It is likely to shed important new light on the evolution of early Christianity in England.
Excavations at Whitby Abbey in North Yorkshire should enable scholars to solve one of British Christianity's most interesting historical riddles - the degree to which native "Celtic" Christianity managed to survive in the face of the dominant Roman version of the faith.
They believe the cemetery contains about 200 skeletons - but so far only 50 have been found, mostly in a very poor condition. Nevertheless, scientists hope to extract information from the remaining bone fragments and teeth on Dark Age diet, dental problems, childhood diseases and even family relationships.
Although there were no doctrinal differences between Celtic and Roman Christianity and both were equally "Catholic" and loyal to the Pope, there were massive cultural differences.
Celtic Christianity was markedly more ascetic, with much less pomp and ceremony than its Roman rival.
Celtic monks had their heads tonsured differently to their Roman colleagues. The date for Easter was calculated differently and the two church tendencies had different organisational and architectural traditions.
Christianity existed in the British Isles from the 4th and 5th centuries AD, but was dislodged from eastern Britain by Anglo-Saxon paganism in the 5th and 6th centuries.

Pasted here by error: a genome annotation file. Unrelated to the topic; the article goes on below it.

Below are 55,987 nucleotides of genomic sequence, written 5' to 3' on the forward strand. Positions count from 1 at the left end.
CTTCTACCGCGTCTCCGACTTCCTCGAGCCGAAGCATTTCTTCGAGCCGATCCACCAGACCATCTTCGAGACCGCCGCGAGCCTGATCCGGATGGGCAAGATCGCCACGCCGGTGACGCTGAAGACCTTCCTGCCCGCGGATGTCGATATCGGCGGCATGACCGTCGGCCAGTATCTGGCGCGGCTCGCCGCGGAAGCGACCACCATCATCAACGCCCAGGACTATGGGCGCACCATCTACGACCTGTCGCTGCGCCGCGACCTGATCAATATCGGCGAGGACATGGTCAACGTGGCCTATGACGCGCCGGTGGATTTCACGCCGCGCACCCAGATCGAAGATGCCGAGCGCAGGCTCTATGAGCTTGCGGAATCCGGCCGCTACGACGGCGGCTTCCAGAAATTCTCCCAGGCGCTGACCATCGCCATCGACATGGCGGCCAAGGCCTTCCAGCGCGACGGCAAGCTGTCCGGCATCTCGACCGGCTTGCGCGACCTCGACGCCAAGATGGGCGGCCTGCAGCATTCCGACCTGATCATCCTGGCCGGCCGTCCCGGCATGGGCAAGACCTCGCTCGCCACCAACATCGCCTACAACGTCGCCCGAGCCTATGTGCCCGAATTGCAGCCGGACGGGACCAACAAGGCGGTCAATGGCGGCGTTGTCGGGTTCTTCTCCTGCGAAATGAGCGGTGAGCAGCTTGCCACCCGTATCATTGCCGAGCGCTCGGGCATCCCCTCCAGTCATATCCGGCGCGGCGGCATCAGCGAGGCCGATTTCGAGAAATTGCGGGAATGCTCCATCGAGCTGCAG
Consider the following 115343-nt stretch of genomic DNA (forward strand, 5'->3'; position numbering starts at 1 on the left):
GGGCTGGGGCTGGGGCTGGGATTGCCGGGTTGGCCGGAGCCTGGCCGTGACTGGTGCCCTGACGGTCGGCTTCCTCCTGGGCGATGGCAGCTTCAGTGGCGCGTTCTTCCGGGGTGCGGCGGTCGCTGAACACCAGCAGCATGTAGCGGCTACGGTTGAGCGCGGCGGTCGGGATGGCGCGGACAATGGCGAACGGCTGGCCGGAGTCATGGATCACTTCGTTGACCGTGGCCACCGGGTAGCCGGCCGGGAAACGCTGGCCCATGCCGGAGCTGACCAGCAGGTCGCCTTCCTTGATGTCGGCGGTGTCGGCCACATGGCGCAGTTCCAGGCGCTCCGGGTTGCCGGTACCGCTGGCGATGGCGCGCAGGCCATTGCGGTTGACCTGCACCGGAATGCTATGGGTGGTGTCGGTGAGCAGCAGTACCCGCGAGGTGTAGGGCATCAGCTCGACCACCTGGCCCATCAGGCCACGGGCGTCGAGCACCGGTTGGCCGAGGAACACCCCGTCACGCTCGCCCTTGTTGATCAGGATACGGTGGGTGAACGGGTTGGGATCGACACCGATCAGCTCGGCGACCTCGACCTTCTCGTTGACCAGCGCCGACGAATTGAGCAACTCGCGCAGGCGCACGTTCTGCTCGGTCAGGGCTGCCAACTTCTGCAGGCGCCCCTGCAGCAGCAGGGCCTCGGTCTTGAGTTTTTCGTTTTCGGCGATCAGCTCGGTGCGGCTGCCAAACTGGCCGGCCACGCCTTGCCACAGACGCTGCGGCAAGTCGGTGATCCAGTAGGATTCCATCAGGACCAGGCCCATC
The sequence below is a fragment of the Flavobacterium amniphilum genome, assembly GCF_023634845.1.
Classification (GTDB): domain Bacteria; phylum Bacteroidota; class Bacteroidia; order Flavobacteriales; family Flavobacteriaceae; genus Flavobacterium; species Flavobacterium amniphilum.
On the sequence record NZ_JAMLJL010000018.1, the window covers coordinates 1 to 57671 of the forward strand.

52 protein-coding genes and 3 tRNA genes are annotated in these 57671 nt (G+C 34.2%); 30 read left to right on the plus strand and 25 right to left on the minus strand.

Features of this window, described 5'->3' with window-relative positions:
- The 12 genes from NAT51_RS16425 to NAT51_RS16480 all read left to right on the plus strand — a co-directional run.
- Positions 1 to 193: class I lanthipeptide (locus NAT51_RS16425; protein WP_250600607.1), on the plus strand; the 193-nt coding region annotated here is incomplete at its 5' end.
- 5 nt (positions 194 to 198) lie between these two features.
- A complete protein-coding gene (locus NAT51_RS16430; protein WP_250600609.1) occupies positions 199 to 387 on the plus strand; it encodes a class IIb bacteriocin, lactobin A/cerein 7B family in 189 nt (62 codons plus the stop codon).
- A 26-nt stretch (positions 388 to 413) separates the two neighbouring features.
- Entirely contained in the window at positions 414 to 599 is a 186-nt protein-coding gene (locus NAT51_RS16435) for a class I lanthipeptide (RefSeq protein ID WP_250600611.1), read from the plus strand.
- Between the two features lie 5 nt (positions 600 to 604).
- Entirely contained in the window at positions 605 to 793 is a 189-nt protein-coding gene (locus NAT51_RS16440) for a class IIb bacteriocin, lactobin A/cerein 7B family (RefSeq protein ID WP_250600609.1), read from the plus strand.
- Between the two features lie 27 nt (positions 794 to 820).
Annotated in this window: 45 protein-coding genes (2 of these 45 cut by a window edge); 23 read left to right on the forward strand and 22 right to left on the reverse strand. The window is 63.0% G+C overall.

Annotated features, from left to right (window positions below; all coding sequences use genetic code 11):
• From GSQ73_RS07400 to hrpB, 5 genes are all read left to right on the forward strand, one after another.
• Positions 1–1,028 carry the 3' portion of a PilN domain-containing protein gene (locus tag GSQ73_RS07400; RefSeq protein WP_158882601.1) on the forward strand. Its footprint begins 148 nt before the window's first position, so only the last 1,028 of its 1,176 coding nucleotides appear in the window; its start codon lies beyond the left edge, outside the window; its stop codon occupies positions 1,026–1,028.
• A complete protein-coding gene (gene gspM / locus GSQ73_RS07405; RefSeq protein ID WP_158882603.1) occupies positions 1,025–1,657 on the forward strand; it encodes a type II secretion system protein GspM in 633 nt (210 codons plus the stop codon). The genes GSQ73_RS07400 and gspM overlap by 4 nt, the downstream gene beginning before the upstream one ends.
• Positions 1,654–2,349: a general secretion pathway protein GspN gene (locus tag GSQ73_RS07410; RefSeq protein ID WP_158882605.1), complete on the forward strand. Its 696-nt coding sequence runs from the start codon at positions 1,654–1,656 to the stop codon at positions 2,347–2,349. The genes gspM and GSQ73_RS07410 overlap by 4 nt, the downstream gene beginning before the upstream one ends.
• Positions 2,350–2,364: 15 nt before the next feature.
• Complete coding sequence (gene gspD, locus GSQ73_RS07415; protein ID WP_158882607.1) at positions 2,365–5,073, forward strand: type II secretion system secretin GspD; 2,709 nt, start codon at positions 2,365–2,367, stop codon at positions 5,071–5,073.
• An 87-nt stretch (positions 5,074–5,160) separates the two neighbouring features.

The native British tradition - by this time "Celticised" - was re-introduced to the east of Britain in the 7th century, from Ireland and the west, and found itself in competition with Roman Christianity.
The Roman tradition officially won the day at an ecclesiastical conference at Whitby AD664 - but now the new excavations at Whitby Abbey are likely to reveal whether some Celtic traditions continued for many generations.
Archaeologists will be looking at the way the graves are laid out - and at the potentially Celtic-style burial practices - especially the use of shiny quartz stones in the graves. The stones were meant to contain within them the new heavenly names that deceased Christians would acquire at the Apocalypse.
The excavation, directed by an English Heritage archaeologist, Katherine Buxton, will take four years to complete.Reuse content